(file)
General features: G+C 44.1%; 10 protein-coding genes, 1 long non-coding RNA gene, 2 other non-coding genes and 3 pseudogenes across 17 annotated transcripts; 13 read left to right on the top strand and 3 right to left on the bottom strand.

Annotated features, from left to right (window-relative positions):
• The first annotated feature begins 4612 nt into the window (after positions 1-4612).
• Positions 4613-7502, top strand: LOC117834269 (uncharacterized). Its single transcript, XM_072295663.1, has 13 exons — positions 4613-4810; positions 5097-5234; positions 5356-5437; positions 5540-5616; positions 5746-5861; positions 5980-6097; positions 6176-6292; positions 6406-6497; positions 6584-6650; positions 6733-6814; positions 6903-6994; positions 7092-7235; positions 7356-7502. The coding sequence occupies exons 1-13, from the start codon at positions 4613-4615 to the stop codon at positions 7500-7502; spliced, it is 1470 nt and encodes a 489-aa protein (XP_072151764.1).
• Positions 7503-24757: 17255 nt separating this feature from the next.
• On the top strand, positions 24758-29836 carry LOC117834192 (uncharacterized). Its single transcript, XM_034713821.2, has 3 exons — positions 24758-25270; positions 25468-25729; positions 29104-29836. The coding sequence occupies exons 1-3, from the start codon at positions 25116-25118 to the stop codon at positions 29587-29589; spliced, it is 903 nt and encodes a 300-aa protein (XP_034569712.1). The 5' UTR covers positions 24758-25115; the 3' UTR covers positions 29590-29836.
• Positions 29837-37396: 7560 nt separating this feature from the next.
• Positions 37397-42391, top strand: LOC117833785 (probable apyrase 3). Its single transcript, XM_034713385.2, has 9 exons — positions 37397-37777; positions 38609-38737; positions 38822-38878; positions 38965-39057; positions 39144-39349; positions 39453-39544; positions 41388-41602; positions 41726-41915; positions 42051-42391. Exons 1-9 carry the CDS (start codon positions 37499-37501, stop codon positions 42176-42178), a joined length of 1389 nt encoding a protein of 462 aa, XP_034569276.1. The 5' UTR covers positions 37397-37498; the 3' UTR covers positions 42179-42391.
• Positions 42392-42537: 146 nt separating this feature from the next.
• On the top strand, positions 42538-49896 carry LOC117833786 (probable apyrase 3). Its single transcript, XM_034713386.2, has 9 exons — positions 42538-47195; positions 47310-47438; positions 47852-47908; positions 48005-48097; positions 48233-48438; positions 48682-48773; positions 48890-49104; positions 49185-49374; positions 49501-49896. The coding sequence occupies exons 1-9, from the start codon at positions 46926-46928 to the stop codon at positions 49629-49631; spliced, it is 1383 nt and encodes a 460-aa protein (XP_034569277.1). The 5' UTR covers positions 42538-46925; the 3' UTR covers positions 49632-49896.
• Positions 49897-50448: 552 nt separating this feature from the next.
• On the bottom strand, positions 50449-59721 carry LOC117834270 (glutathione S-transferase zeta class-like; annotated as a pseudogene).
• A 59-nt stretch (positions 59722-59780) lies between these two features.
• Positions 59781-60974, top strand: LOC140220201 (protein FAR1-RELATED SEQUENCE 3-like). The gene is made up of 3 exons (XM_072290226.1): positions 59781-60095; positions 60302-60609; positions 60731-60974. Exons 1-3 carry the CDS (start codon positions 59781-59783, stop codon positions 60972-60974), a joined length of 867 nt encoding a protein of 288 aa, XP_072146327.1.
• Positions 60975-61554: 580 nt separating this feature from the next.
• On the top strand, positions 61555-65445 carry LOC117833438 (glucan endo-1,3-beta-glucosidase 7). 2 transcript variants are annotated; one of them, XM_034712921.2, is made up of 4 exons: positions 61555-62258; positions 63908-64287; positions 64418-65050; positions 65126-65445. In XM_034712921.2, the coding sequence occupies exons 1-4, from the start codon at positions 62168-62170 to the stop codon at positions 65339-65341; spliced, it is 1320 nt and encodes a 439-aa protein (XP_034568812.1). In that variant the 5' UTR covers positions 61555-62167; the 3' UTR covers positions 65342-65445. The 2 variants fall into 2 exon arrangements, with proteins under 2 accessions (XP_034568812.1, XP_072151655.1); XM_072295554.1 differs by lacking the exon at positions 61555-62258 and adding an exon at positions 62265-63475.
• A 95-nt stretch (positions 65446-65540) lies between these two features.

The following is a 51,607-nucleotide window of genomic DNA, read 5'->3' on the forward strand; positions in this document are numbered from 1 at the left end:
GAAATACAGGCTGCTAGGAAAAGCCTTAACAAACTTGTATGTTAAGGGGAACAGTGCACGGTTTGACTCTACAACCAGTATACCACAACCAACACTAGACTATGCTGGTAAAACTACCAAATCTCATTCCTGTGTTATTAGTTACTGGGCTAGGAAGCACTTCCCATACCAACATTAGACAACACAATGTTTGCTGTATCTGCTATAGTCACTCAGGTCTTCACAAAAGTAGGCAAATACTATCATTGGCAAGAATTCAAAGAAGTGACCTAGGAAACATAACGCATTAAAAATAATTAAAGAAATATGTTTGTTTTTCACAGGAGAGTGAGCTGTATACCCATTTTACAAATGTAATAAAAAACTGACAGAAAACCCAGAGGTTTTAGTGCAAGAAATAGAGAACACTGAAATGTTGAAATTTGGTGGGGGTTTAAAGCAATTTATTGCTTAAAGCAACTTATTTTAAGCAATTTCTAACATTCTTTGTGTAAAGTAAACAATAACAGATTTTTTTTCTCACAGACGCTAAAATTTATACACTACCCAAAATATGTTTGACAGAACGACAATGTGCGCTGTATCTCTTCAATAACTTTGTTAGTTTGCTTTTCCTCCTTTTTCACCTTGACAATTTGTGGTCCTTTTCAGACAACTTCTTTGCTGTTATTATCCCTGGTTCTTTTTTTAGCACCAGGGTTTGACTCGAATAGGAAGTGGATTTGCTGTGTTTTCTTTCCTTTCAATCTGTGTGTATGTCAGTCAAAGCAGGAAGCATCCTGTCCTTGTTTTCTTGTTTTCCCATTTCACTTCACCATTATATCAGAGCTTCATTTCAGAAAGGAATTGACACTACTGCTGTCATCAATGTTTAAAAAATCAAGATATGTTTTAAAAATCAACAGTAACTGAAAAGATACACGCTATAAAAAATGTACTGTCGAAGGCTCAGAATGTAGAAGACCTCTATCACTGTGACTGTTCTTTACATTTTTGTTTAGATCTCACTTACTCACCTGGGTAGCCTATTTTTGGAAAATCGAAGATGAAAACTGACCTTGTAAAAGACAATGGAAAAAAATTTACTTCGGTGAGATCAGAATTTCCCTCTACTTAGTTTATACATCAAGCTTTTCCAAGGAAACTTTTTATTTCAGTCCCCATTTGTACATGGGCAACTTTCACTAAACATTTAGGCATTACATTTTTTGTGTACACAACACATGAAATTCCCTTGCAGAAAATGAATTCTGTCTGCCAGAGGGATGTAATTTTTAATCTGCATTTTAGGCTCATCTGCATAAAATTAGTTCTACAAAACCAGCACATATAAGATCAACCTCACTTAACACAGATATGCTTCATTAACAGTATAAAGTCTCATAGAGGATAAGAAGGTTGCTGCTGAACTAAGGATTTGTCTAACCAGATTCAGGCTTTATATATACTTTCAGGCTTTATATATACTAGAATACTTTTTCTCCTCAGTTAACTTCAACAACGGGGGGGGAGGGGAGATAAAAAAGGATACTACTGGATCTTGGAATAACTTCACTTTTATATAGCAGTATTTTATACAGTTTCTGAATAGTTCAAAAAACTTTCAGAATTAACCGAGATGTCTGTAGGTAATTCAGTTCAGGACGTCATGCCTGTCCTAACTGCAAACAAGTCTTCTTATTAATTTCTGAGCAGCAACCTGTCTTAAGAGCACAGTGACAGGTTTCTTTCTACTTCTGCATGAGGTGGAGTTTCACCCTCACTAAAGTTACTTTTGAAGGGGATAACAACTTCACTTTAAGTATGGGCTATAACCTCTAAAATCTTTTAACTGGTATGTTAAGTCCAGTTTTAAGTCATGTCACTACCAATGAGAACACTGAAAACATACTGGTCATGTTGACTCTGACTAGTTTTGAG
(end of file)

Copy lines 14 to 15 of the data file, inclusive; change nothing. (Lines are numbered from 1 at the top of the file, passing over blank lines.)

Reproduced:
• Positions 59781-60974, top strand: LOC140220201 (protein FAR1-RELATED SEQUENCE 3-like). The gene is made up of 3 exons (XM_072290226.1): positions 59781-60095; positions 60302-60609; positions 60731-60974. Exons 1-3 carry the CDS (start codon positions 59781-59783, stop codon positions 60972-60974), a joined length of 867 nt encoding a protein of 288 aa, XP_072146327.1.
• Positions 60975-61554: 580 nt separating this feature from the next.